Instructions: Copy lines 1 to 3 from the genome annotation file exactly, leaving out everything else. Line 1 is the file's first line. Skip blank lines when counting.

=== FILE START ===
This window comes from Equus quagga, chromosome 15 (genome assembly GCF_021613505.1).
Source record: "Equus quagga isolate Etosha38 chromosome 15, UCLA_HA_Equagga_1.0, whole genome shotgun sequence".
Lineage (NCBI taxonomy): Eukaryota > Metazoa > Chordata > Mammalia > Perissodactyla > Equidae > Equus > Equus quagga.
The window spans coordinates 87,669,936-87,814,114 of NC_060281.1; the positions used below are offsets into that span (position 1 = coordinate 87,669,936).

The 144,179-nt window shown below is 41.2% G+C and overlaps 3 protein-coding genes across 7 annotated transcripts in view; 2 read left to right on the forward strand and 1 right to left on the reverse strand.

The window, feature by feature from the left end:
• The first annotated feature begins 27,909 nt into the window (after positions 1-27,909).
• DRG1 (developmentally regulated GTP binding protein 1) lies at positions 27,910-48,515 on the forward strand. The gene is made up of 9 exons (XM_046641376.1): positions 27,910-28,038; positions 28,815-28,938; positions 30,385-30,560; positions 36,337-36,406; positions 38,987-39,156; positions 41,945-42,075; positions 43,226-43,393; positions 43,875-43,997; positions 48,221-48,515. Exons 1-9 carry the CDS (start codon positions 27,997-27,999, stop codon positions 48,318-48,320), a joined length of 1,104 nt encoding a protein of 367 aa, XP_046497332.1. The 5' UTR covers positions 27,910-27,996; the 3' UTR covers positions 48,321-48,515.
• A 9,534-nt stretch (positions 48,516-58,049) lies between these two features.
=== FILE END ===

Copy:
This window comes from Equus quagga, chromosome 15 (genome assembly GCF_021613505.1).
Source record: "Equus quagga isolate Etosha38 chromosome 15, UCLA_HA_Equagga_1.0, whole genome shotgun sequence".
Lineage (NCBI taxonomy): Eukaryota > Metazoa > Chordata > Mammalia > Perissodactyla > Equidae > Equus > Equus quagga.